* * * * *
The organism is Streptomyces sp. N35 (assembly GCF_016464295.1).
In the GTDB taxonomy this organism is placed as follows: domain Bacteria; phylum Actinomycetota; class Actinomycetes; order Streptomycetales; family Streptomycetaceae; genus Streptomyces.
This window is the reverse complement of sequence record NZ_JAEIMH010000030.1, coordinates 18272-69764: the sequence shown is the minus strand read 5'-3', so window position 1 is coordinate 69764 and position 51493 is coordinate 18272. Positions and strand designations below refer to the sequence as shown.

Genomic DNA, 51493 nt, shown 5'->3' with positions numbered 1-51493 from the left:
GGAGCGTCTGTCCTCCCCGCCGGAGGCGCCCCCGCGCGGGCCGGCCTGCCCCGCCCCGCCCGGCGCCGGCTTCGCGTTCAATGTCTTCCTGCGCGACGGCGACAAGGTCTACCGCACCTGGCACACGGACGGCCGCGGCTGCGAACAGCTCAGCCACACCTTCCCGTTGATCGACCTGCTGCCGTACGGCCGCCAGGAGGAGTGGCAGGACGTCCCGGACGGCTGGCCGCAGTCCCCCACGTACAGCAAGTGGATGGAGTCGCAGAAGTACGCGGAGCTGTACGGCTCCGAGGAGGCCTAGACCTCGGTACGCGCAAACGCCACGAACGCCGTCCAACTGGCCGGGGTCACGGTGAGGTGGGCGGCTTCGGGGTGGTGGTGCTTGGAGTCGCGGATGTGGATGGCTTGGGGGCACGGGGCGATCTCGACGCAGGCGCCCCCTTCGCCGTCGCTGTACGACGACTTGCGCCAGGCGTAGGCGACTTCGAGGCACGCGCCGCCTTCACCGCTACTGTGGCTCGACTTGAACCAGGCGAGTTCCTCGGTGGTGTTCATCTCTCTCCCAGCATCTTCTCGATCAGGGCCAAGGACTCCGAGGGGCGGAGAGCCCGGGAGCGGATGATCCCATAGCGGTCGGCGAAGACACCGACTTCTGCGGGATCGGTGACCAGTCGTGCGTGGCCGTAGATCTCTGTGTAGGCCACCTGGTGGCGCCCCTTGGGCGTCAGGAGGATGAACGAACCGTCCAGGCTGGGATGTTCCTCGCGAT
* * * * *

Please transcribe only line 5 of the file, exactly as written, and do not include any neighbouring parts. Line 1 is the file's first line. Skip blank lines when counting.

GGAGCGTCTGTCCTCCCCGCCGGAGGCGCCCCCGCGCGGGCCGGCCTGCCCCGCCCCGCCCGGCGCCGGCTTCGCGTTCAATGTCTTCCTGCGCGACGGCGACAAGGTCTACCGCACCTGGCACACGGACGGCCGCGGCTGCGAACAGCTCAGCCACACCTTCCCGTTGATCGACCTGCTGCCGTACGGCCGCCAGGAGGAGTGGCAGGACGTCCCGGACGGCTGGCCGCAGTCCCCCACGTACAGCAAGTGGATGGAGTCGCAGAAGTACGCGGAGCTGTACGGCTCCGAGGAGGCCTAGACCTCGGTACGCGCAAACGCCACGAACGCCGTCCAACTGGCCGGGGTCACGGTGAGGTGGGCGGCTTCGGGGTGGTGGTGCTTGGAGTCGCGGATGTGGATGGCTTGGGGGCACGGGGCGATCTCGACGCAGGCGCCCCCTTCGCCGTCGCTGTACGACGACTTGCGCCAGGCGTAGGCGACTTCGAGGCACGCGCCGCCTTCACCGCTACTGTGGCTCGACTTGAACCAGGCGAGTTCCTCGGTGGTGTTCATCTCTCTCCCAGCATCTTCTCGATCAGGGCCAAGGACTCCGAGGGGCGGAGAGCCCGGGAGCGGATGATCCCATAGCGGTCGGCGAAGACACCGACTTCTGCGGGATCGGTGACCAGTCGTGCGTGGCCGTAGATCTCTGTGTAGGCCACCTGGTGGCGCCCCTTGGGCGTCAGGAGGATGAACGAACCGTCCAGGCTGGGATGTTCCTCGCGAT